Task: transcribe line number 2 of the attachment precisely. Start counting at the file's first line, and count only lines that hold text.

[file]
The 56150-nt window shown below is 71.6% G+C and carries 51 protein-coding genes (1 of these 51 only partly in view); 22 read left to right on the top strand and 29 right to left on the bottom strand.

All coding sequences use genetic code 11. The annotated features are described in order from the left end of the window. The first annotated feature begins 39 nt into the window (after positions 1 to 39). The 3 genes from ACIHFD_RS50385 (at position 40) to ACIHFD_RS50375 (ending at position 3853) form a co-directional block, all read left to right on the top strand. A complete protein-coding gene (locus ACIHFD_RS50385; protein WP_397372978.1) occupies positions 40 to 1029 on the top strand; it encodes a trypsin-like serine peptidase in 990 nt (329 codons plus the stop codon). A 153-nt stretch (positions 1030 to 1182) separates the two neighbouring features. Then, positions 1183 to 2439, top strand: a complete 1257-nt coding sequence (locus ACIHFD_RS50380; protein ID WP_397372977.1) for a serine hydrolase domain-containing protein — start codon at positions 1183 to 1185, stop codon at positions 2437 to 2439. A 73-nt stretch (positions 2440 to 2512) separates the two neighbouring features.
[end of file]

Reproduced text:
All coding sequences use genetic code 11. The annotated features are described in order from the left end of the window. The first annotated feature begins 39 nt into the window (after positions 1 to 39). The 3 genes from ACIHFD_RS50385 (at position 40) to ACIHFD_RS50375 (ending at position 3853) form a co-directional block, all read left to right on the top strand. A complete protein-coding gene (locus ACIHFD_RS50385; protein WP_397372978.1) occupies positions 40 to 1029 on the top strand; it encodes a trypsin-like serine peptidase in 990 nt (329 codons plus the stop codon). A 153-nt stretch (positions 1030 to 1182) separates the two neighbouring features. Then, positions 1183 to 2439, top strand: a complete 1257-nt coding sequence (locus ACIHFD_RS50380; protein ID WP_397372977.1) for a serine hydrolase domain-containing protein — start codon at positions 1183 to 1185, stop codon at positions 2437 to 2439. A 73-nt stretch (positions 2440 to 2512) separates the two neighbouring features.